Hardly a day goes by that people don't tell me that one or more dietary supplement has cured or prevented an ailment of theirs or suggest that I try one to treat a problem of my own. And I am not immune to wishful thinking that an over-the-counter vitamin, mineral or herb may help to keep me healthy or relieve some distress without having to see a doctor.
I have succumbed to several popular suggestions, including melatonin and magnesium to improve my sleep, glucosamine-chondroitin to counter arthritic pain and fish oil to protect my brain and heart. I take these even knowing that irrefutable, scientifically established evidence for such benefits is lacking and I may be paying mightily for a placebo effect.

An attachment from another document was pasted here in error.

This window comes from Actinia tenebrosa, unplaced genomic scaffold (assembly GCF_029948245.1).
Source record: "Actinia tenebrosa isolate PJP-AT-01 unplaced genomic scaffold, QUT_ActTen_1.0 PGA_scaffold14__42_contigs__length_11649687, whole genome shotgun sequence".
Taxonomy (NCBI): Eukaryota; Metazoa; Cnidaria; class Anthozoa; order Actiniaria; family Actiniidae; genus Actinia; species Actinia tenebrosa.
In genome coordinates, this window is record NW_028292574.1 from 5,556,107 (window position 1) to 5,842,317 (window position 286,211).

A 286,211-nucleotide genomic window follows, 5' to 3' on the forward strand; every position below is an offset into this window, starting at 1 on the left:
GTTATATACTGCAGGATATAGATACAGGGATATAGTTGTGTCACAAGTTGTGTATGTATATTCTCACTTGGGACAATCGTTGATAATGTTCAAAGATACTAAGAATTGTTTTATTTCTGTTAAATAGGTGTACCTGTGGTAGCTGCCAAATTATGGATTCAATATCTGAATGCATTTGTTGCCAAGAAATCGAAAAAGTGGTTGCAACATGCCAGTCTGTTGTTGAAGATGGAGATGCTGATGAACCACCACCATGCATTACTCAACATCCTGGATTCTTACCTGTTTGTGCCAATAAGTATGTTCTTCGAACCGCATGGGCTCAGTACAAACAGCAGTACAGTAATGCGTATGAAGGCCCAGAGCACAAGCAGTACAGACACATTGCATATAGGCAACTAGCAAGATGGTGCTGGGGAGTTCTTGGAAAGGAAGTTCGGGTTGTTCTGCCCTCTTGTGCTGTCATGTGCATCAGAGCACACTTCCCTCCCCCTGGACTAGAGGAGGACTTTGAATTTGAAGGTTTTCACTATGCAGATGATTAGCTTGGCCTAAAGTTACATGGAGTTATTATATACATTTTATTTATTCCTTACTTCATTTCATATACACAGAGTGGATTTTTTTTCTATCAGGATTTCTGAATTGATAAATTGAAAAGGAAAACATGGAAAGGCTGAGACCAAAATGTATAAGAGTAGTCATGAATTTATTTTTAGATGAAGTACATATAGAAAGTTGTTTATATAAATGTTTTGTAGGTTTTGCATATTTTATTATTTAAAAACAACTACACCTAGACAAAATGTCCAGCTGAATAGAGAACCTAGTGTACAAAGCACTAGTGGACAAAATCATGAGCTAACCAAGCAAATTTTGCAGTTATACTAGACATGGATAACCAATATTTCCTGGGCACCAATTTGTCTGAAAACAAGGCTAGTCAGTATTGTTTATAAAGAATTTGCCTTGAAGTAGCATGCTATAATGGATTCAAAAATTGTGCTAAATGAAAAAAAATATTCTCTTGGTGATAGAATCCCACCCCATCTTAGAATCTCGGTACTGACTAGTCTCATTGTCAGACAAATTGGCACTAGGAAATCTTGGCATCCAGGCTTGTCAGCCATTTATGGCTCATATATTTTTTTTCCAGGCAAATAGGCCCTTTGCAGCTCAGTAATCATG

But as a scientifically trained journalist, I feel obliged to help others make rational decisions about which, if any, dietary supplements may be worth their hard-earned dollars. I'll start with the bottom line on the most popular of these, the daily multivitamin/mineral combo: If you are a healthy adult with no known nutritional deficiencies, save your money.
An independent panel convened by the National Institutes of Health concluded that evidence is lacking for or against the ability of a multivitamin to prevent chronic disease. The American Cancer Society, the American Heart Association and the United States Preventive Services Task Force, among others, have found no role for a one-a-day supplement to prevent cancer or heart disease; they recommend instead a balanced dietwith a variety of foods as likely to be more effective than any capsule.